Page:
- by Alessio Meggiolaro
Sliding and rolling of yield stress fluid droplets on highly slippery lubricated surfaces
M. Carneri, D. Ferraro, A. Azarpour, A. Meggiolaro, S. Cremaschini, D. Filippi, M. Pierno, G. Zanchetta, G. Mistura
Journal of Colloid and Interface Science (2023)
Hypothesis: Droplets of yield stress fluids (YSFs), i.e. fluids that can flow only if they are subjected to a stress above a critical value and otherwise deform like solids, hardly move on solid surfaces due to their high viscosity. The use of highly slippery lubricated surfaces can shed light on the mobility of YSF droplets, which include everyday soft materials, such as toothpaste or mayonnaise, and biological fluids, such as mucus.
Experiments: The spreading and mobility of droplets of aqueous solutions of swollen Carbopol microgels were studied on lubricant infused surfaces. These solutions represent a model system of YSFs. Dynamical phase diagrams were established by varying the concentration of the solutions and the inclination angle of the surfaces.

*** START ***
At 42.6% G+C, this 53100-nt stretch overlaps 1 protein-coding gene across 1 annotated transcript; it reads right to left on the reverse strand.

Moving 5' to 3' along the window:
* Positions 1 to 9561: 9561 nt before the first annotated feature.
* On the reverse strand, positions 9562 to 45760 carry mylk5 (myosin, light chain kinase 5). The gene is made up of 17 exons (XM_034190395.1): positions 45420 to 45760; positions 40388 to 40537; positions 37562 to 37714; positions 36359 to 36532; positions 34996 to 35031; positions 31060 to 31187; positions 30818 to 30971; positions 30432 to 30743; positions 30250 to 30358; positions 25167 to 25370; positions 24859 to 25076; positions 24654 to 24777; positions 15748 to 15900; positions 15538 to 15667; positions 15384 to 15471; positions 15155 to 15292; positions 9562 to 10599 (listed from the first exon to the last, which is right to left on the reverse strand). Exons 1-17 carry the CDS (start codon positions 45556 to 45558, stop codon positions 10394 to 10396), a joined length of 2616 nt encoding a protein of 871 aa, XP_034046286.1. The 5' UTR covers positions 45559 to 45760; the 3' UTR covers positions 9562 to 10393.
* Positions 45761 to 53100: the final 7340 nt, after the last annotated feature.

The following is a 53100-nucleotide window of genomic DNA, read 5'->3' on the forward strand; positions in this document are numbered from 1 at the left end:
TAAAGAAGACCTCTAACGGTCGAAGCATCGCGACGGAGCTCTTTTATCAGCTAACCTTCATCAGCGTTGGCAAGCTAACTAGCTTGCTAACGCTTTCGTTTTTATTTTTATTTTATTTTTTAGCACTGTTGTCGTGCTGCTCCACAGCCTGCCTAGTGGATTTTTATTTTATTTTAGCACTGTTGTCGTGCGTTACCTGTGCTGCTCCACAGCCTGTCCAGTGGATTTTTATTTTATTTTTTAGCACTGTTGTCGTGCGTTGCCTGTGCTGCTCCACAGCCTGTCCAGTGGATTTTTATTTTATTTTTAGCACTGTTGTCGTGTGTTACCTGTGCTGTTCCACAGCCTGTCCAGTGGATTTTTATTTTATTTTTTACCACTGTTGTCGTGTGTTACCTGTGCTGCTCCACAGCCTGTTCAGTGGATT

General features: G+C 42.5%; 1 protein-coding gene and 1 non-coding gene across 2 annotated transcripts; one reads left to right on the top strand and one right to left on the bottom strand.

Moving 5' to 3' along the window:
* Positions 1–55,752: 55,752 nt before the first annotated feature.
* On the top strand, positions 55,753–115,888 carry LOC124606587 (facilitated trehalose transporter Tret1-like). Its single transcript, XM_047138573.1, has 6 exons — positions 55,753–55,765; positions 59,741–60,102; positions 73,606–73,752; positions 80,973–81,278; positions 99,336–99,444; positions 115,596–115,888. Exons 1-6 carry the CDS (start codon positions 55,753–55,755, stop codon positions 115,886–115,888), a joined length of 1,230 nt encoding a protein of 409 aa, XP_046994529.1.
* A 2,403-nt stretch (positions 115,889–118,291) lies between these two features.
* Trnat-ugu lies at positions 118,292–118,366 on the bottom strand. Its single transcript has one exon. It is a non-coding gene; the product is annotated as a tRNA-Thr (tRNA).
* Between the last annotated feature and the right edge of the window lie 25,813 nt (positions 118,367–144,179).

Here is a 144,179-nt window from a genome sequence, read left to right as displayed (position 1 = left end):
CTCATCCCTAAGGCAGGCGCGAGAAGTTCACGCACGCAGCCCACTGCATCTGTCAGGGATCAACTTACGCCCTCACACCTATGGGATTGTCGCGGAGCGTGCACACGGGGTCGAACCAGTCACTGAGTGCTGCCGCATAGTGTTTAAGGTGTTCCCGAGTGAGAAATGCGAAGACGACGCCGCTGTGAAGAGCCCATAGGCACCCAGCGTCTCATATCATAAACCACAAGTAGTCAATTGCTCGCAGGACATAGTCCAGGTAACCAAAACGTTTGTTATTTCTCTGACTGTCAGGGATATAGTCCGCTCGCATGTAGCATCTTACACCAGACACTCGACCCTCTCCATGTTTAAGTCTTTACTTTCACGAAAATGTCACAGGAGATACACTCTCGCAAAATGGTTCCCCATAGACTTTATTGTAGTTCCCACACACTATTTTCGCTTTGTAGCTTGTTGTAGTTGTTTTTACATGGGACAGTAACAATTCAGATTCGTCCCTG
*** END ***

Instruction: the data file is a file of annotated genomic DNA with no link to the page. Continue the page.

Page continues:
Findings: Carbopol droplets deposited on lubricated surfaces could move even at low inclination angles. The droplets were found to slide because of the slip of the flowing oil that covered the solid substrate. However, as the descending speed increased, the droplets rolled down. Rolling was favored at high inclinations and low concentrations. A simple criterion based on the ratio between the yield stress of the Carbopol suspensions and the gravitational stress acting on the Carbopol droplets was found to nicely identify the transition between the two regimes.